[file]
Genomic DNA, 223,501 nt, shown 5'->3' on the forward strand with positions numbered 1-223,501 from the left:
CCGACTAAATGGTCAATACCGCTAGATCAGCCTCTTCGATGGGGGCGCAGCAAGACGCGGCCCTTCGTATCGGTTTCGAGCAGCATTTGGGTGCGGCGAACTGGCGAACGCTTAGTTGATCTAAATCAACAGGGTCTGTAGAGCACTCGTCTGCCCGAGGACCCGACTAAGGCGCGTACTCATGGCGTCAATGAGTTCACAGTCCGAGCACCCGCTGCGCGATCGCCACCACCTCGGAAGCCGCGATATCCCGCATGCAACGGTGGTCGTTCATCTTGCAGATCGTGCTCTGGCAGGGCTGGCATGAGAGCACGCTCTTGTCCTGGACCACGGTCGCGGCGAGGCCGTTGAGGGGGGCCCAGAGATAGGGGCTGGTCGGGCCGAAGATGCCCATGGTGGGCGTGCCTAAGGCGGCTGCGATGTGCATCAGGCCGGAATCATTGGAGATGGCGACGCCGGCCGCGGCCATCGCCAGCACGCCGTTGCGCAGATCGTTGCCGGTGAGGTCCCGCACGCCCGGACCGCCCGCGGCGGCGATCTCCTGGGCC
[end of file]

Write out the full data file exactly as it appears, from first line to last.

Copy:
Genomic DNA, 223,501 nt, shown 5'->3' on the forward strand with positions numbered 1-223,501 from the left:
CCGACTAAATGGTCAATACCGCTAGATCAGCCTCTTCGATGGGGGCGCAGCAAGACGCGGCCCTTCGTATCGGTTTCGAGCAGCATTTGGGTGCGGCGAACTGGCGAACGCTTAGTTGATCTAAATCAACAGGGTCTGTAGAGCACTCGTCTGCCCGAGGACCCGACTAAGGCGCGTACTCATGGCGTCAATGAGTTCACAGTCCGAGCACCCGCTGCGCGATCGCCACCACCTCGGAAGCCGCGATATCCCGCATGCAACGGTGGTCGTTCATCTTGCAGATCGTGCTCTGGCAGGGCTGGCATGAGAGCACGCTCTTGTCCTGGACCACGGTCGCGGCGAGGCCGTTGAGGGGGGCCCAGAGATAGGGGCTGGTCGGGCCGAAGATGCCCATGGTGGGCGTGCCTAAGGCGGCTGCGATGTGCATCAGGCCGGAATCATTGGAGATGGCGACGCCGGCCGCGGCCATCGCCAGCACGCCGTTGCGCAGATCGTTGCCGGTGAGGTCCCGCACGCCCGGACCGCCCGCGGCGGCGATCTCCTGGGCC